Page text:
fast-paced mashup of a puzzle game and a free-running game. Created by [Pine Studio](https://pinestudio.co) in early
2016 and first released as a [demo on GameJolt](https://gamejolt.com/games/seum-speedrunners-from-hell-demo/154868),
this game was successfully greenlit on Steam and has amassed a cult following on multiple consoles.

Here's the game description straight from the developers:

> Like a bastard child of Quake 3 and Super Meat Boy, SEUM: Speedrunners from Hell is truly hardcore and focuses on speed and fast reaction.

## Story

SEUM does a great job setting the stage when you open the game for the first time, playing an animated video in the form
of comic book images. You see Marty, the protagonist, sitting around drinking his beer as Satan busts down the door,
cuts his hand off, and steals all his beer and bacon. As Satan is leaving, Marty whips a vinyl record across the room
and cuts off one of Satan's hands. This hand is what allows you to use all the powers in the game.

Check out the screenshot below for one of the first panels of the storyline:

![](https://img.cleberg.io/blog/024-seum/seum_story.webp)

## Gameplay

To accomplish each level, you will need to get to final blue portal under a certain time limit. You can beat a level by
getting to the portal before the time meter runs out or "Dominate" a level by beating it within a shorter time limit (
noted by a bright red/orange color in the time meter).

The portal is usually set behind locked gates, protected by dangerous defenses, or in hard-to-reach places. To reach the
portal, you'll need to go through any existing orange portals, light all yellow beacons, avoid things like fireballs and
blades, or use any satanic power orbs lying around. These special abilities include:

* Gravity
* Teleport
* Rewind
* Spawn platform
* Roar (DLC)
* Rocket (DLC)
* Shadow world (DLC)

For the main storyline, there are nine floors to beat. Each floor contains nine regular levels, one boss level, and one
bonus level - although you don't technically need to beat all levels to advance to the next floor.

![](https://img.cleberg.io/blog/024-seum/seum_floor.webp)

## In-Game Screenshots

The main menu gives you plenty of options for tuning your system, playing main levels, playing the DLC, or exploring the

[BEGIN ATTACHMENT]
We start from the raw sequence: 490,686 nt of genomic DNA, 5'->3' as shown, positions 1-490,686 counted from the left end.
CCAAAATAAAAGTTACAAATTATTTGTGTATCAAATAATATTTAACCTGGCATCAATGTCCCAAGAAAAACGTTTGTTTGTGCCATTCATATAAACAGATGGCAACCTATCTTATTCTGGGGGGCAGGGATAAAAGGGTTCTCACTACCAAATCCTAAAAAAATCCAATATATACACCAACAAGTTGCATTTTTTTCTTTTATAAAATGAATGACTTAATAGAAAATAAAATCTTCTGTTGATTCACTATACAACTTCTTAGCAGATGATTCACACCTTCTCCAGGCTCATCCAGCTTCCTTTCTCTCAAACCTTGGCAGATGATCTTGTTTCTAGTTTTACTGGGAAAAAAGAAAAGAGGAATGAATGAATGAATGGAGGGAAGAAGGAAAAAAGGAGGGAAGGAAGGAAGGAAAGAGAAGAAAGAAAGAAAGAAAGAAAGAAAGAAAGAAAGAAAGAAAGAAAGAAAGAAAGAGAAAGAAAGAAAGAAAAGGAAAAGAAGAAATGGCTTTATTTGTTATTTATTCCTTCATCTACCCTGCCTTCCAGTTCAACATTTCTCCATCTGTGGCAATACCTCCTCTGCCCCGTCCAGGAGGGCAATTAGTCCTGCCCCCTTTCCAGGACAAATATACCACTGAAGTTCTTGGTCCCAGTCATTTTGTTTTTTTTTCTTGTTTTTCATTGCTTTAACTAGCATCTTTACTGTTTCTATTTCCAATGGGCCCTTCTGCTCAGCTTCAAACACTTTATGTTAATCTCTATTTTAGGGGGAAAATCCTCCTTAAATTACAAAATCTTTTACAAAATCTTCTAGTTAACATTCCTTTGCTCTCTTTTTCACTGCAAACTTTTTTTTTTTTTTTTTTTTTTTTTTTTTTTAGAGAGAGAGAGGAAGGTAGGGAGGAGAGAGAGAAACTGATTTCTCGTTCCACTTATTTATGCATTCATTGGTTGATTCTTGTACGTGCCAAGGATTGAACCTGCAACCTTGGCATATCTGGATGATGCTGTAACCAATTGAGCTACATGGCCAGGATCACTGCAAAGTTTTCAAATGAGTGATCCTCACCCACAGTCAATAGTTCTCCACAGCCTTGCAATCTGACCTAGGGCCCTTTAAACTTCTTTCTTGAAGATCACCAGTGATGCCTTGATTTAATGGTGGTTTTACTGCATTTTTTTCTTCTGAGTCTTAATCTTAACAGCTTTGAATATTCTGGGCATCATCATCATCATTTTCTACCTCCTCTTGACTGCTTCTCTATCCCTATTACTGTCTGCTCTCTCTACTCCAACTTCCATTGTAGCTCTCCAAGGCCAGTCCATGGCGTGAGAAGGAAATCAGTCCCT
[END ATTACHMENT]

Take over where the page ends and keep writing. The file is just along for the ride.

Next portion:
other game modes.

![](https://img.cleberg.io/blog/024-seum/seum_menu.webp)

Once you enter a level, you can look around and strategize before starting. Clicking any button will start the menu, and
you'll have to restart if you die. One of the great things about SEUM is that it has great keyboard shortcuts. You can
quickly smash `R` to restart the level or `M` to return to level menu.

![](https://img.cleberg.io/blog/024-seum/seum_level.webp)

Once you're able to win a level, you'll see the high scores and can watch replays of the best scores.

![](https://img.cleberg.io/blog/024-seum/seum_win.webp)

Each regular level contains a beer in a disguised location that may take some out-of-the-box thinking.

![](https://img.cleberg.io/blog/024-seum/seum_beer.webp)

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## What is the Fediverse?

The fediverse is a federated universe of servers commonly used for sharing content, like social media. So, instead of
having to rely on a single organization to run the server (e.g. Facebook), the fediverse is a giant collection of
servers across the world, owned by many people and organizations.

Take a look at this depiction of a federated network - each server in this photo is owned and run by different
administrators/owners. Federated networks are best explained as email servers - you have an email account that exists on
a server (e.g. Outlook), your friend has an account on a different server (e.g. GMail), and another friend has an
account on a third server (e.g. ProtonMail). All three of you can talk and communicate back and forth without having to
be on the same server. However, responsible email admins are there to set rules and control the traffic going in/out of
the server.

![](https://img.cleberg.io/blog/025-a-simple-guide-to-the-fediverse/federated-example.svg)

The main objective of this architecture is to decentralize the control within the internet connections. For example, if
you run your own Mastodon instance, you and your users can't be censored or impacted in any way by authorities of
another Mastodon instance. Some users have praised these features due to recent criticism of popular social media
websites that may be over-censoring their users.